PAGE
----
Majority of Kiwis in favour of compulsory car insurance
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A majority of Kiwis believe that at the very least third party insurance should be compulsory for the three million plus passenger vehicles currently on New Zealand roads, according to research conducted by Canstar Blue.
The survey questioned 1,932 drivers and found that around three quarters of Kiwi motorists felt that insurance should be a compulsory requirement on our roads.
Jose George, Canstar Blue general manager said the results of the latest survey are the same year on year, with little change in the minds of Kiwi motorists about insurance cover.
"The feeling is stronger again amongst baby boomers with a response rate of 87 per cent, that’s nearly nine out of ten people in that generation,” said George.
“Cars are often one of the most valuable items we own, both in terms of financial worth and convenience. Obviously, people want to be financially covered if they have an accident and they want to get back on the road as quickly as possible. Insurance is an enabler.”
The obvious benefit car insurance buys is that, at the very least, you are covered for any damage you inflict on someone else and their vehicle.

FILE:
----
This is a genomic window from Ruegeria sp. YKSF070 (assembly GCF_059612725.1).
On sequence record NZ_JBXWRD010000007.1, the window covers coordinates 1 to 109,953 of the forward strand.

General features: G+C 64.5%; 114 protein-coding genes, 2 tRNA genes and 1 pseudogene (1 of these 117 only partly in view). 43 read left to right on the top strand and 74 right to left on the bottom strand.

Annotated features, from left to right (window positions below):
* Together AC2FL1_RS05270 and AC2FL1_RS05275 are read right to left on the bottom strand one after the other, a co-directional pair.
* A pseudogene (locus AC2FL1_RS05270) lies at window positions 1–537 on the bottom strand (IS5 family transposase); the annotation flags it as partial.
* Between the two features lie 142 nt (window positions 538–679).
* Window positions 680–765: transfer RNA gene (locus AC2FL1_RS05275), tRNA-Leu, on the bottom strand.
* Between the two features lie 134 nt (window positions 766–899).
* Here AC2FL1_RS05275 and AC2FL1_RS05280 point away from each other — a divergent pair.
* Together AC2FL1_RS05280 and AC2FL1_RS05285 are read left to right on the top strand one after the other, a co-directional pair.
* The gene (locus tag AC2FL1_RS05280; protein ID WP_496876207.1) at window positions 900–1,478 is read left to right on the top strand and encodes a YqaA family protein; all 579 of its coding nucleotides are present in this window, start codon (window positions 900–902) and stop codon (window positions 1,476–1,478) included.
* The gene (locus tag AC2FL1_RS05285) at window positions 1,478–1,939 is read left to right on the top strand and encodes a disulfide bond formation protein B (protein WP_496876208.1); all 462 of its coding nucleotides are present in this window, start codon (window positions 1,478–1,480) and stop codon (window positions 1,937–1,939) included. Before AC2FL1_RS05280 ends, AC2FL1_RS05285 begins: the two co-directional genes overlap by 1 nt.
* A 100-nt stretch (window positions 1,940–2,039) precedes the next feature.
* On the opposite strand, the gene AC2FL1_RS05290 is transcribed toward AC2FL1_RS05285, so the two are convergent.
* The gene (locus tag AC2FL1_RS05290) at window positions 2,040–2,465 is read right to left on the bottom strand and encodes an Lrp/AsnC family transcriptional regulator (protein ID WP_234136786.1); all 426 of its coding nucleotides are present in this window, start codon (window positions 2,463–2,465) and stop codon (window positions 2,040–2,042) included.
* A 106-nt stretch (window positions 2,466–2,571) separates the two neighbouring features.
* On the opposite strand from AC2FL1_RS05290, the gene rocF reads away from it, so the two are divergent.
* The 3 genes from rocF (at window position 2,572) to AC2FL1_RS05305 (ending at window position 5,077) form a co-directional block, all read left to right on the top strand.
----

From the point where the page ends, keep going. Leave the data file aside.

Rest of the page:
If you’re insured, Motor Insurance policies in New Zealand generally include a clause or extension giving you protection in this situation.
Once your insurer has assessed the damage, they will often cover the costs of repair to your vehicle, waive your excess and keep your no-claim bonus intact.
The only difficulty is that you need the uninsured driver to accept responsibility or there's no guarantee of ever getting your money back.
So if you do have an accident it's recommended that you gather as many details as you can (name, rego of their vehicle and contact details), take pictures or video evidence on your phone and identify any witnesses to the accident and gather their contact details.
Canstar Blue's research also found that the average cost of car insurance has fallen.
Survey results showed that the average annual car insurance spend is $668 – down $20 from 2017. Gen Yers pay an average premium of $693, falling to $687 for Gen Xers and $613 for Baby Boomers. In 2017, average premiums were $723, $676 and $661 respectively.
Men were also found to pay a higher average premium of $684, compared to $652 for women.